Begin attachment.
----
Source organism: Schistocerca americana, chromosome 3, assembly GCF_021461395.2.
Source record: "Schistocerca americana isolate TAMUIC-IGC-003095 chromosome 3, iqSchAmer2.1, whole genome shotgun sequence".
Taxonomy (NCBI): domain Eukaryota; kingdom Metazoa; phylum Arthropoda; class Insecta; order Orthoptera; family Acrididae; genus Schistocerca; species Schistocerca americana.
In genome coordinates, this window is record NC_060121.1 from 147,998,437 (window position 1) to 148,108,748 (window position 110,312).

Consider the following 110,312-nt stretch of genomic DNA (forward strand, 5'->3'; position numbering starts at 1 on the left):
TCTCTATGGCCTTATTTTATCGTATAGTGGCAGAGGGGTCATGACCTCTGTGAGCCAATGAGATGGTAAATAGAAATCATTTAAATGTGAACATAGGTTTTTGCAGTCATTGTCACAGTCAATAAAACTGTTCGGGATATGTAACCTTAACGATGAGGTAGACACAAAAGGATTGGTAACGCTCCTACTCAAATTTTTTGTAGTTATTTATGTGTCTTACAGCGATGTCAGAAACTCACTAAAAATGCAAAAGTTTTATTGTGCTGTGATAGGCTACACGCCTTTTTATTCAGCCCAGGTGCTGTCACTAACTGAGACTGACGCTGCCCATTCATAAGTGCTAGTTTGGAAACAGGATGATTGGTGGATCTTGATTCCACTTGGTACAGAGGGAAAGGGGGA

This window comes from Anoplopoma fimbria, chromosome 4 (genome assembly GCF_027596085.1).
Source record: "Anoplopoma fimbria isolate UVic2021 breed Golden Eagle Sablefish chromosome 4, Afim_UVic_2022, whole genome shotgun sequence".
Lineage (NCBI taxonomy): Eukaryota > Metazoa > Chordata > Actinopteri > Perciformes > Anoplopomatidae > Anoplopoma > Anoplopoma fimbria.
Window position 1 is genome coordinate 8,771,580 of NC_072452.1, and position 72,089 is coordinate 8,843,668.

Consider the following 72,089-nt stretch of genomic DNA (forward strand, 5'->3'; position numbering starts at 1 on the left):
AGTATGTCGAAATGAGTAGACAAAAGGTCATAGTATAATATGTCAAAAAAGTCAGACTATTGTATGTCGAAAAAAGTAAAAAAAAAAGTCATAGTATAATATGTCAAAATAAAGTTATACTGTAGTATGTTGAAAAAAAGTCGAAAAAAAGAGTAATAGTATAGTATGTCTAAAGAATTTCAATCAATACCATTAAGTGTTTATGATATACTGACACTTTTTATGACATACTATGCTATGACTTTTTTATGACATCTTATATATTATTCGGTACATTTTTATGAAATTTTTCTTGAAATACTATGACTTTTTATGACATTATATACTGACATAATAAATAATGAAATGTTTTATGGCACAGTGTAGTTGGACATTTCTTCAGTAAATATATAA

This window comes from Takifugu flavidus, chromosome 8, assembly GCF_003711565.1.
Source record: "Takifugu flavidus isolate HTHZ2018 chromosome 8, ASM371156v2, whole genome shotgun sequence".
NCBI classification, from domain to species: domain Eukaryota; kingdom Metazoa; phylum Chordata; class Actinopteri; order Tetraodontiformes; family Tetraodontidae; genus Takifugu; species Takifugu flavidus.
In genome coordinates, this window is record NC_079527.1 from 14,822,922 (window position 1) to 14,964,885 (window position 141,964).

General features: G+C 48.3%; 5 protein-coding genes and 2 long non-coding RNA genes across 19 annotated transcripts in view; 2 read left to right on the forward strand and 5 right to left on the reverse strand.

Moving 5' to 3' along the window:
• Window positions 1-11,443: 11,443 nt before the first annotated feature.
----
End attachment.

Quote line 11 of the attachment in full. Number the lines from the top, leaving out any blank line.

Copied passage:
Consider the following 72,089-nt stretch of genomic DNA (forward strand, 5'->3'; position numbering starts at 1 on the left):